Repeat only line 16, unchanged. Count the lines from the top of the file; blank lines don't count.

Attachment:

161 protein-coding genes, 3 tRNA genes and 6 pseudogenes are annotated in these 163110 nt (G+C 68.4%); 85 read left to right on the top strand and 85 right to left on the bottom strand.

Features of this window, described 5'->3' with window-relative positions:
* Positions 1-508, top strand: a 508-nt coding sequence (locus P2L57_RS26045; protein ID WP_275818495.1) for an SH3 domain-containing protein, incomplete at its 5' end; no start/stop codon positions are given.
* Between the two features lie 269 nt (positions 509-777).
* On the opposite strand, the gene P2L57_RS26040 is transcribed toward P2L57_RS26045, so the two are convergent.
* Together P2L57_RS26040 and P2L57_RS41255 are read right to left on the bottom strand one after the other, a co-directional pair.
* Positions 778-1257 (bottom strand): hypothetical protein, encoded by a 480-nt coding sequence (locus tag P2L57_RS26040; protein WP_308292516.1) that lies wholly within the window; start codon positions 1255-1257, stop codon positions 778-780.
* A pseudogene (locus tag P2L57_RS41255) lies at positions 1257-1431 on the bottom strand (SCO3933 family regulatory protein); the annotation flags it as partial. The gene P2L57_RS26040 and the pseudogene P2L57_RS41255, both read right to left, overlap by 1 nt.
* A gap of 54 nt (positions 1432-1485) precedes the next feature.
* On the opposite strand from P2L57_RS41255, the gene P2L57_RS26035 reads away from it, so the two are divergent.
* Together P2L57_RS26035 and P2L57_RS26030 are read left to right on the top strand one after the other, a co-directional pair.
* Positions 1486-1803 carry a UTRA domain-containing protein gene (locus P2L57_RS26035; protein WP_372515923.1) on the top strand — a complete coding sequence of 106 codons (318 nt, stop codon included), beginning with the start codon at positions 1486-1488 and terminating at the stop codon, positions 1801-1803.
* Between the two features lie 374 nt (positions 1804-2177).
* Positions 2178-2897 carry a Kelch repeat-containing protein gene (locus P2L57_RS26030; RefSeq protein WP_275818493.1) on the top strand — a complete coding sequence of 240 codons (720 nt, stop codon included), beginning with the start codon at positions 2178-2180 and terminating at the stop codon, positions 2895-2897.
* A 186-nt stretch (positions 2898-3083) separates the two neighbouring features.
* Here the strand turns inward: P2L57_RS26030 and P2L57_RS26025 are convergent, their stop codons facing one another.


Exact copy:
* Here the strand turns inward: P2L57_RS26030 and P2L57_RS26025 are convergent, their stop codons facing one another.